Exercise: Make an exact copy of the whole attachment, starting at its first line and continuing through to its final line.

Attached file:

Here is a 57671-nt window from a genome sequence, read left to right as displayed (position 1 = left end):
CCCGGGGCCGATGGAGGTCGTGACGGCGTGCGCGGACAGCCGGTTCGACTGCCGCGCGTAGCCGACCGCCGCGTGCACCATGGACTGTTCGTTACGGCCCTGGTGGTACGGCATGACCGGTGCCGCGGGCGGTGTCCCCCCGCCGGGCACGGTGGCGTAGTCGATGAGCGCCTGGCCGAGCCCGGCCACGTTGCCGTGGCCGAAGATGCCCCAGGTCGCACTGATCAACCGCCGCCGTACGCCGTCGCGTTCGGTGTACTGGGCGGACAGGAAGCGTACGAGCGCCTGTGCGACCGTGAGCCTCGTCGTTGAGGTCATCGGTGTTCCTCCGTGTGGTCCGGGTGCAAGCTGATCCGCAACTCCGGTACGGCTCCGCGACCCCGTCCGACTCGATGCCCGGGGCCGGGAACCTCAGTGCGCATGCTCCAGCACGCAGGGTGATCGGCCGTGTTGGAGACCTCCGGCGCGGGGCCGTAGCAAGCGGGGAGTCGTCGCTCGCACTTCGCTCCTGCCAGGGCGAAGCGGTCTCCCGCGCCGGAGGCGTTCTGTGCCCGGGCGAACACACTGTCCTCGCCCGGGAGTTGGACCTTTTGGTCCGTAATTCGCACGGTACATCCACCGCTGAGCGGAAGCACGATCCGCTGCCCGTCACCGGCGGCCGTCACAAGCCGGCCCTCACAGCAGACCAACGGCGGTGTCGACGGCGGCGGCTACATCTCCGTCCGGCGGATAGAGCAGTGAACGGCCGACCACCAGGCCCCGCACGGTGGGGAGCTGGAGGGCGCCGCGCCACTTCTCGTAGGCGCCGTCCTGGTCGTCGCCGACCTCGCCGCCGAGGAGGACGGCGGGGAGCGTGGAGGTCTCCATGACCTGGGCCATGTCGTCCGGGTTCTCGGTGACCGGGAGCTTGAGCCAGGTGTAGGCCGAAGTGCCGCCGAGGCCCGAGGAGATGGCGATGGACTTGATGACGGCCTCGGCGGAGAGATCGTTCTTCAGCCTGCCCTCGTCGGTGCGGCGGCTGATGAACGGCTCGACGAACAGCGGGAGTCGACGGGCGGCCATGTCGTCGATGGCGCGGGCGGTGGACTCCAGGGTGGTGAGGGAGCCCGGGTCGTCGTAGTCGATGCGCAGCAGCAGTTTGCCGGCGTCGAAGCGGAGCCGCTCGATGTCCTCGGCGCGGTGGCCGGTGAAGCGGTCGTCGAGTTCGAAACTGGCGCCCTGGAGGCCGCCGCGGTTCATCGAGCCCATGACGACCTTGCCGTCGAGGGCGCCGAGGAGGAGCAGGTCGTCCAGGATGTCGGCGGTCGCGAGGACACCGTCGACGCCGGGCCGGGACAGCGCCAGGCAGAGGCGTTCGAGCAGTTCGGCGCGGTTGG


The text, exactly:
Here is a 57671-nt window from a genome sequence, read left to right as displayed (position 1 = left end):
CCCGGGGCCGATGGAGGTCGTGACGGCGTGCGCGGACAGCCGGTTCGACTGCCGCGCGTAGCCGACCGCCGCGTGCACCATGGACTGTTCGTTACGGCCCTGGTGGTACGGCATGACCGGTGCCGCGGGCGGTGTCCCCCCGCCGGGCACGGTGGCGTAGTCGATGAGCGCCTGGCCGAGCCCGGCCACGTTGCCGTGGCCGAAGATGCCCCAGGTCGCACTGATCAACCGCCGCCGTACGCCGTCGCGTTCGGTGTACTGGGCGGACAGGAAGCGTACGAGCGCCTGTGCGACCGTGAGCCTCGTCGTTGAGGTCATCGGTGTTCCTCCGTGTGGTCCGGGTGCAAGCTGATCCGCAACTCCGGTACGGCTCCGCGACCCCGTCCGACTCGATGCCCGGGGCCGGGAACCTCAGTGCGCATGCTCCAGCACGCAGGGTGATCGGCCGTGTTGGAGACCTCCGGCGCGGGGCCGTAGCAAGCGGGGAGTCGTCGCTCGCACTTCGCTCCTGCCAGGGCGAAGCGGTCTCCCGCGCCGGAGGCGTTCTGTGCCCGGGCGAACACACTGTCCTCGCCCGGGAGTTGGACCTTTTGGTCCGTAATTCGCACGGTACATCCACCGCTGAGCGGAAGCACGATCCGCTGCCCGTCACCGGCGGCCGTCACAAGCCGGCCCTCACAGCAGACCAACGGCGGTGTCGACGGCGGCGGCTACATCTCCGTCCGGCGGATAGAGCAGTGAACGGCCGACCACCAGGCCCCGCACGGTGGGGAGCTGGAGGGCGCCGCGCCACTTCTCGTAGGCGCCGTCCTGGTCGTCGCCGACCTCGCCGCCGAGGAGGACGGCGGGGAGCGTGGAGGTCTCCATGACCTGGGCCATGTCGTCCGGGTTCTCGGTGACCGGGAGCTTGAGCCAGGTGTAGGCCGAAGTGCCGCCGAGGCCCGAGGAGATGGCGATGGACTTGATGACGGCCTCGGCGGAGAGATCGTTCTTCAGCCTGCCCTCGTCGGTGCGGCGGCTGATGAACGGCTCGACGAACAGCGGGAGTCGACGGGCGGCCATGTCGTCGATGGCGCGGGCGGTGGACTCCAGGGTGGTGAGGGAGCCCGGGTCGTCGTAGTCGATGCGCAGCAGCAGTTTGCCGGCGTCGAAGCGGAGCCGCTCGATGTCCTCGGCGCGGTGGCCGGTGAAGCGGTCGTCGAGTTCGAAACTGGCGCCCTGGAGGCCGCCGCGGTTCATCGAGCCCATGACGACCTTGCCGTCGAGGGCGCCGAGGAGGAGCAGGTCGTCCAGGATGTCGGCGGTCGCGAGGACACCGTCGACGCCGGGCCGGGACAGCGCCAGGCAGAGGCGTTCGAGCAGTTCGGCGCGGTTGG